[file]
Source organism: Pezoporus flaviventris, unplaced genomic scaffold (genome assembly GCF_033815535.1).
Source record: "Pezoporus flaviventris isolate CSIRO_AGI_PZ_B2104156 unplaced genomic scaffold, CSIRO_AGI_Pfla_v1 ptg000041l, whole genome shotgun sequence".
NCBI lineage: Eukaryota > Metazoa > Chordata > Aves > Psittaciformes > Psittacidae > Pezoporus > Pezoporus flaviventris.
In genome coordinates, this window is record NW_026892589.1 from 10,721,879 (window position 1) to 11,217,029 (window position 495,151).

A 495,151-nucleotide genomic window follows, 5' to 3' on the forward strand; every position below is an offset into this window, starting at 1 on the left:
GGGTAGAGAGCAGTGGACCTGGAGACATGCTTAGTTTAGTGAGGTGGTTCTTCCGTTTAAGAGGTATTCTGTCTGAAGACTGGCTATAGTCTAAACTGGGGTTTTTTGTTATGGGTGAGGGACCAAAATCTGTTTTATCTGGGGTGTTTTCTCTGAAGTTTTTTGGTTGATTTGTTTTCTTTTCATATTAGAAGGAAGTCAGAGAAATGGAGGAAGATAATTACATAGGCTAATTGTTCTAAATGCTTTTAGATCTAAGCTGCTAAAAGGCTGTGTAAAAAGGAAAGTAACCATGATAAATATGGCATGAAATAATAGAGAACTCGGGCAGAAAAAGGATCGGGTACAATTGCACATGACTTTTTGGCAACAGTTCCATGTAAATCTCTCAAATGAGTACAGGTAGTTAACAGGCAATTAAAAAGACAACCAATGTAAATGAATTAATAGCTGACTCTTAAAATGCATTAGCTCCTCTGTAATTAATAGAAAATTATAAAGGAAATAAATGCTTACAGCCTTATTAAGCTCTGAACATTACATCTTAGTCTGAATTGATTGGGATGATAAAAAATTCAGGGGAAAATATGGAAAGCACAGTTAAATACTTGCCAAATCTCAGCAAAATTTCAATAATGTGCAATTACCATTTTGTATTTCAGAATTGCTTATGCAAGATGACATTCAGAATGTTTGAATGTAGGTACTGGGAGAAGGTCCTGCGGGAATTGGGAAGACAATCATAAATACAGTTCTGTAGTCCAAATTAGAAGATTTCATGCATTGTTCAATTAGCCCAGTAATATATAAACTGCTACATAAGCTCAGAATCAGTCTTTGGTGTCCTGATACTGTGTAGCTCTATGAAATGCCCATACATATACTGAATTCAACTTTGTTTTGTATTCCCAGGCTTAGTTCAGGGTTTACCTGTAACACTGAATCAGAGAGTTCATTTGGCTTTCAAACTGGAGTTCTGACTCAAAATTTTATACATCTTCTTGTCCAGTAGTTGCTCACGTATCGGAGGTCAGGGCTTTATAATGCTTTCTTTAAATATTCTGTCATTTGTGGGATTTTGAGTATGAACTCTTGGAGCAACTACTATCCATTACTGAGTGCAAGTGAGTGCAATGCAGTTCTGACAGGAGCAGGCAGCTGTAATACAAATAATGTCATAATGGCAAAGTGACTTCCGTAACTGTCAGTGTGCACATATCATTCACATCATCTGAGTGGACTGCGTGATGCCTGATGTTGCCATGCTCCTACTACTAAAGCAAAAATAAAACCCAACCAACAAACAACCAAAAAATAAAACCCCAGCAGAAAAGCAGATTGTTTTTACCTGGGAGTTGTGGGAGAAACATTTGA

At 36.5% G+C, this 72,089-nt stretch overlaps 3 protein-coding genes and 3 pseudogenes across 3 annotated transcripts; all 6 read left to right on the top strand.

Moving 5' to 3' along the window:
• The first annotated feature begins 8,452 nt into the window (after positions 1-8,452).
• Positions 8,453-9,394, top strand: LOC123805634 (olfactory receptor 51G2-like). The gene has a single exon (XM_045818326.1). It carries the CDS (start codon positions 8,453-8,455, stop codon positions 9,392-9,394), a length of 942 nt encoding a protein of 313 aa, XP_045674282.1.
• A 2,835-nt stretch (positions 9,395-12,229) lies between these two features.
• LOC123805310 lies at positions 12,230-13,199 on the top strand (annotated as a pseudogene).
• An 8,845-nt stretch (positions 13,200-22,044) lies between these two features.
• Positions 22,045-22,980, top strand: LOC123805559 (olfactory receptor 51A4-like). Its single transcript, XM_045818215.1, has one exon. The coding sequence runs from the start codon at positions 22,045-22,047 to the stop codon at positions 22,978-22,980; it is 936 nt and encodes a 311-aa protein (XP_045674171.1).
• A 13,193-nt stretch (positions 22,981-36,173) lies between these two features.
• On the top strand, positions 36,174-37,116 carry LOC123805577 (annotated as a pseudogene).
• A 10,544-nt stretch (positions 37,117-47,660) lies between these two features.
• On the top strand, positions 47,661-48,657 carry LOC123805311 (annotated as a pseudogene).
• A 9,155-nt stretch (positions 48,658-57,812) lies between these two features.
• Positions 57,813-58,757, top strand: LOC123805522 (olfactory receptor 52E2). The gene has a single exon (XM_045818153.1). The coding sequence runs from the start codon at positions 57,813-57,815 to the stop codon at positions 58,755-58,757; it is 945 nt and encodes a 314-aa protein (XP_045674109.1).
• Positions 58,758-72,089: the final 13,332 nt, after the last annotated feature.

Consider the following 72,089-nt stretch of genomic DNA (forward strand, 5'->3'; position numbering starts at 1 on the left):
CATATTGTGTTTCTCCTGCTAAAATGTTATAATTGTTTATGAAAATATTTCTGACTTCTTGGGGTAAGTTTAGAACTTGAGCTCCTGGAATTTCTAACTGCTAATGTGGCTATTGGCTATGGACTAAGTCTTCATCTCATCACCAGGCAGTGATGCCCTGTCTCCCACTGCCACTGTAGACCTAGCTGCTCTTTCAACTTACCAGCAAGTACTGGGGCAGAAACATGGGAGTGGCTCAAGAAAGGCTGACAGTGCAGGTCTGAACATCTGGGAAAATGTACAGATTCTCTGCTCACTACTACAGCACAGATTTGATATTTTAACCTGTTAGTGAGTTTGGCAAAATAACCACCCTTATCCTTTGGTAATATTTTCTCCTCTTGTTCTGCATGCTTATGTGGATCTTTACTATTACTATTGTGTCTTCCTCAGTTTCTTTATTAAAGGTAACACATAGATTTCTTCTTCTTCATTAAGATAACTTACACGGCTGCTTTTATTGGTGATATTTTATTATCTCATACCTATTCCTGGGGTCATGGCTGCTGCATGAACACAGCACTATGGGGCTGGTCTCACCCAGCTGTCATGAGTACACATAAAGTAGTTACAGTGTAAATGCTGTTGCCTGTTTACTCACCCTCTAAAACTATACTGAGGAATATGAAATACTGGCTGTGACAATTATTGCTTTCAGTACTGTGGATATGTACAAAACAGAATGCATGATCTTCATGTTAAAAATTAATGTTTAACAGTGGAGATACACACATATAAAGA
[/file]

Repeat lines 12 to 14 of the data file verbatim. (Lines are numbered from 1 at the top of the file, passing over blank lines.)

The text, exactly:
• LOC123805310 lies at positions 12,230-13,199 on the top strand (annotated as a pseudogene).
• An 8,845-nt stretch (positions 13,200-22,044) lies between these two features.
• Positions 22,045-22,980, top strand: LOC123805559 (olfactory receptor 51A4-like). Its single transcript, XM_045818215.1, has one exon. The coding sequence runs from the start codon at positions 22,045-22,047 to the stop codon at positions 22,978-22,980; it is 936 nt and encodes a 311-aa protein (XP_045674171.1).